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The Future of Electronics Repair: How AR is Transforming Tech Support

electronics technician repairing smartphone with projected augmented reality

As technology advances and our dependence on digital devices grows, so does the need for reliable electronics repair services. Devices are becoming more complex, making them difficult to repair and costly to replace — posing challenges for both consumers and companies that manage electronics warranty support and repair claims.

As new devices are released, electronics repair companies are faced with the formidable challenge of adjusting operations to accommodate a diverse range of device types, all while maintaining safety, speed, and customer satisfaction. This includes equipping technicians with proper tools and training and updating processes in alignment with Right to Repair laws, which advocate for greater accessibility and transparency in the electronics repair process.

To overcome these operational hurdles and remain competitive in the fast-paced and constantly evolving electronics repair landscape, companies are exploring innovative new ways to use Industry 4.0 technologies, like augmented reality (AR), to facilitate faster, safer, and more reliable repair services.

The Current State of Electronics Repair + 4 Challenges That AR Can Solve

Hundreds of millions of electronic devices are repaired each year. Best Buy reported repairing more than 1.7 million devices in 2022, and Asurion, the owner of uBreakiFix, repairs 4.5 million devices every year.

The sheer magnitude of repairs alone can place significant pressure on any business, not to mention the arduous task of adapting processes to accommodate a growing variety of devices, ranging from smartphones and tablets to computers, gaming consoles, appliances, and more.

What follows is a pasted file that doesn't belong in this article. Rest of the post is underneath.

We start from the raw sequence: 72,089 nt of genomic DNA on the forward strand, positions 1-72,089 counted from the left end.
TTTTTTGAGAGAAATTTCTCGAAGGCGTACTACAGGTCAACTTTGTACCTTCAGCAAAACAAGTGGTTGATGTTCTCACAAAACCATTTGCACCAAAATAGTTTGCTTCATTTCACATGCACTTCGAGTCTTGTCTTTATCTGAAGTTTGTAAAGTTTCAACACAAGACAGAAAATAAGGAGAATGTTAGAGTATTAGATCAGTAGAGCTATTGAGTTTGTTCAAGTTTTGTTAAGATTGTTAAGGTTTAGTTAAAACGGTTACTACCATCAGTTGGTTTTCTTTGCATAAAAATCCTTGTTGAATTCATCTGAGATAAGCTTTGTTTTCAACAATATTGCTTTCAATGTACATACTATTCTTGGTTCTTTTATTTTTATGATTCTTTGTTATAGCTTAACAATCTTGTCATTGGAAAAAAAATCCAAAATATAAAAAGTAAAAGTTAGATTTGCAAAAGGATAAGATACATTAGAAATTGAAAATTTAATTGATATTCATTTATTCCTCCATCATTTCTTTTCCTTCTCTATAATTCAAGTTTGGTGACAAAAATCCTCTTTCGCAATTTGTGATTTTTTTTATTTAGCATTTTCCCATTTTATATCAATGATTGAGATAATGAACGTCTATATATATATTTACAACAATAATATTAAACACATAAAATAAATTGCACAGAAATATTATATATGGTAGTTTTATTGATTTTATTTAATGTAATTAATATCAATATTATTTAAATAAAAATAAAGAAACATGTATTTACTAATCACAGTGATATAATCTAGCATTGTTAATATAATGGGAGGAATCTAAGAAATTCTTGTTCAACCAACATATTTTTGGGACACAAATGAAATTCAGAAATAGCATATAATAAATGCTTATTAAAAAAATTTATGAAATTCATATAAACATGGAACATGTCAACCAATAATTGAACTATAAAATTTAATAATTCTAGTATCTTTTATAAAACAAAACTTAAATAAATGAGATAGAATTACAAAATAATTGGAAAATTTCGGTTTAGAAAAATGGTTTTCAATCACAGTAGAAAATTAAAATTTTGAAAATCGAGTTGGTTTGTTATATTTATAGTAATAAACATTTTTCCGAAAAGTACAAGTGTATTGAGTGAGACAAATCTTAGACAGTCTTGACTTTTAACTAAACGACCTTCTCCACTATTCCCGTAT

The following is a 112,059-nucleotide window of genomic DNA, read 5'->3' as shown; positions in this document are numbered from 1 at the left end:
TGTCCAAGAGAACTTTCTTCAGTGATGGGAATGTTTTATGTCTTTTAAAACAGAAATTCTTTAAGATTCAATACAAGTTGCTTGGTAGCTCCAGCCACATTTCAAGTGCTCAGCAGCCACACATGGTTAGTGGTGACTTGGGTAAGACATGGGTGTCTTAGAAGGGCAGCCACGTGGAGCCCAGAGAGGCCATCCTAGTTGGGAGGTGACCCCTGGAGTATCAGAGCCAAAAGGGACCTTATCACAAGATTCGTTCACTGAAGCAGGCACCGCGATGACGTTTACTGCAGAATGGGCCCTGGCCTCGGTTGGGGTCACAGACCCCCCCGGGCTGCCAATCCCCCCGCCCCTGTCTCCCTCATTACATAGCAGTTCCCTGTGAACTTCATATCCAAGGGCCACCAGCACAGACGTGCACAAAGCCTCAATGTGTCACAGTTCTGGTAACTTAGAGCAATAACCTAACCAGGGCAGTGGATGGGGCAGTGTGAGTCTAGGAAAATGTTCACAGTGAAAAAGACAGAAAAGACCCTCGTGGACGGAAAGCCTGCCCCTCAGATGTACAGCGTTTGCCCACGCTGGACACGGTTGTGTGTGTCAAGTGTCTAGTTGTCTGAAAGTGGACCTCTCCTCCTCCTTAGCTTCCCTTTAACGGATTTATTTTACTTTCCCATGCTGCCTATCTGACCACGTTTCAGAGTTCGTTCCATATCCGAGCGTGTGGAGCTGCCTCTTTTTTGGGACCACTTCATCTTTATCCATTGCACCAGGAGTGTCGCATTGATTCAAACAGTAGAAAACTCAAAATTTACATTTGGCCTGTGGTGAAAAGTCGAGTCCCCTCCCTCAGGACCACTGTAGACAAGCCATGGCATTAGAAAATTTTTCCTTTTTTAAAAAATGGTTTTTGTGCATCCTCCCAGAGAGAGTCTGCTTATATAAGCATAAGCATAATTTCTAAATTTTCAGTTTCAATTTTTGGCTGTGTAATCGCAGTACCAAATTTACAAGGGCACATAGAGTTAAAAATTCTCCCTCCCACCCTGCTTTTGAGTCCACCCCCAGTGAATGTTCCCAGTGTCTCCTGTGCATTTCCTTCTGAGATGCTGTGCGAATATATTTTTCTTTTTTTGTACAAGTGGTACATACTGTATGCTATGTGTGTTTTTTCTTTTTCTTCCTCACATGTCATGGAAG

This massive undertaking entails processing hundreds of repairs each day, many of which have unique requirements based on the type of device or component being repaired. These added layers of complexity can lead to inefficiencies and quality issues that expose gaps in the current process and challenges that need to be addressed.

Challenge #1: Ineffective Work Instructions for Complex & Varied Electronics Repairs

One of the biggest challenges electronics repair companies face is a high degree of variation and lack of standardization. Devices have grown in complexity, and new models are constantly being released. This can make it difficult for companies to update repair procedures, as each device may have its own unique hardware components and configuration requirements.

For example, repairing a smartphone screen may involve replacing the glass, the touch sensor, and the display. Whereas repairing a smart speaker may require fixing the microphone, the speaker, the power supply, and more.

To complicate matters further, many electronic devices contain miniature components that require pinpoint precision, leaving no room for error. Depending on the components or products being repaired, companies run the risk of significant errors arising from the oversight of even the smallest step in the process.

This means companies need to be extremely diligent when authoring repair instructions. They also need to come up with a dynamic solution that can be easily updated and is practical for employees to use.

The AR Solution: Digital Work Instructions That Reduce Electronics Repair Complexity

In the rapidly evolving consumer electronics industry, repair companies need an agile way to adapt their work instructions. Augmented reality standardizes complex electronics repair processes by overlaying visual work instructions onto the device or component being repaired.

The ability to display work instructions in a single, unified view eliminates the need for technicians to recall instructions from memory or switch between multiple sources of information. This can help to reduce the risk of missed steps and improve the time it takes to complete repairs.